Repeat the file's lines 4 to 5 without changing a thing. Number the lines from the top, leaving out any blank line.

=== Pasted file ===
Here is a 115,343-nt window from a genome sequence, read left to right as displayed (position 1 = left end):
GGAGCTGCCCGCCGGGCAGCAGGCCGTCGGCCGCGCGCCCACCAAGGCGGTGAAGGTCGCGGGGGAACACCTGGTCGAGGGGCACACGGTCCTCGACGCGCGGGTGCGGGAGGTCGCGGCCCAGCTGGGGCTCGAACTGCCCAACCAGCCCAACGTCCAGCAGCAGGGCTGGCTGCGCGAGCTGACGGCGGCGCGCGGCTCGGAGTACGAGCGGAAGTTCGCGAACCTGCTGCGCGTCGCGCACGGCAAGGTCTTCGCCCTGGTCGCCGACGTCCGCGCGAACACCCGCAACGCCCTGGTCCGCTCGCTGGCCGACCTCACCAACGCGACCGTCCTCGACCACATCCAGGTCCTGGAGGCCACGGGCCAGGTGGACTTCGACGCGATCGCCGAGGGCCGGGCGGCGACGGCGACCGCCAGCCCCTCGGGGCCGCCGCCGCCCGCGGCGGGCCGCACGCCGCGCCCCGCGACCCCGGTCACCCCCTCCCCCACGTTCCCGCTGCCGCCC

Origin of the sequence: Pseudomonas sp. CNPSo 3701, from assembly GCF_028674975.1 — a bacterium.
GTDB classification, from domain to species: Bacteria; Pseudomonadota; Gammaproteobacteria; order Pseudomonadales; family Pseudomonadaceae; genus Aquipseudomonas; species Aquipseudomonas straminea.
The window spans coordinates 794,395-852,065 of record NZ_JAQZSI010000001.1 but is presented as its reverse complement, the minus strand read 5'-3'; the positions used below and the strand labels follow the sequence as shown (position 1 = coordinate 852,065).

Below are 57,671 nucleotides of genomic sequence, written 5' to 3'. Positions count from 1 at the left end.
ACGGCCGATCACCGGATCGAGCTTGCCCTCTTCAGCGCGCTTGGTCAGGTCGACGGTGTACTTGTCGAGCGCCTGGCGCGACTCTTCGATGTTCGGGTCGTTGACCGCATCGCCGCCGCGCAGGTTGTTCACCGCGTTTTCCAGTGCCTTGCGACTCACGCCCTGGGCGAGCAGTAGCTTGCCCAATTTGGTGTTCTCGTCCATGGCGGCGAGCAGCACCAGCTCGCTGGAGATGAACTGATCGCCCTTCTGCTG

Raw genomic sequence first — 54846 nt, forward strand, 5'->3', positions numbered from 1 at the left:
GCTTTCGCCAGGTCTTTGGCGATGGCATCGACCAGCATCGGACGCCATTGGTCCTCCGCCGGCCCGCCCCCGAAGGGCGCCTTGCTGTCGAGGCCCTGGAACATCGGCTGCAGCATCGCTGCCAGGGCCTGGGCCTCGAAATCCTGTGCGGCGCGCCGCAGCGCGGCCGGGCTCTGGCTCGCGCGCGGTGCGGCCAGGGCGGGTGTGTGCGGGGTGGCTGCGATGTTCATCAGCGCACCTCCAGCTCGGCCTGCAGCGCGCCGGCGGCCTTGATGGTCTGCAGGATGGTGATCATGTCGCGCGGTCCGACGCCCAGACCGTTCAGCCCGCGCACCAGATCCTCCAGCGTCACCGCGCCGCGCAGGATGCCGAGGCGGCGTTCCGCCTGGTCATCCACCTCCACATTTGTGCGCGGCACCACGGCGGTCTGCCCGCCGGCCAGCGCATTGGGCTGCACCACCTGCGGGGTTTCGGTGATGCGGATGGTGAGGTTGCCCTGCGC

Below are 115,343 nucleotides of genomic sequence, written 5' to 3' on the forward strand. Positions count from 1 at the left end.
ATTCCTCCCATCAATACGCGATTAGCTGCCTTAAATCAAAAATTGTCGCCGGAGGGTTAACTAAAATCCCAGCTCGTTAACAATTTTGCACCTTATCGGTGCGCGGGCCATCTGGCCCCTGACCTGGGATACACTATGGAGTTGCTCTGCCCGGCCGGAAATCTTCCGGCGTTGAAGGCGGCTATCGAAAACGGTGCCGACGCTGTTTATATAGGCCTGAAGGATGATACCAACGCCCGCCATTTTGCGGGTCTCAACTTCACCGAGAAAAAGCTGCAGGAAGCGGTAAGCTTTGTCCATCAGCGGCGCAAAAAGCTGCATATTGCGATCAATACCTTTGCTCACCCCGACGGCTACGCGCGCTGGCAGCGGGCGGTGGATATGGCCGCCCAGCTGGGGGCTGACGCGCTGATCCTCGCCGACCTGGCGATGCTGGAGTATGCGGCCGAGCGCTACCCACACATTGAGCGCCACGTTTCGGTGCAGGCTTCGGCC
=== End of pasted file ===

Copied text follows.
GTDB classification, from domain to species: Bacteria; Pseudomonadota; Gammaproteobacteria; order Pseudomonadales; family Pseudomonadaceae; genus Aquipseudomonas; species Aquipseudomonas straminea.
The window spans coordinates 794,395-852,065 of record NZ_JAQZSI010000001.1 but is presented as its reverse complement, the minus strand read 5'-3'; the positions used below and the strand labels follow the sequence as shown (position 1 = coordinate 852,065).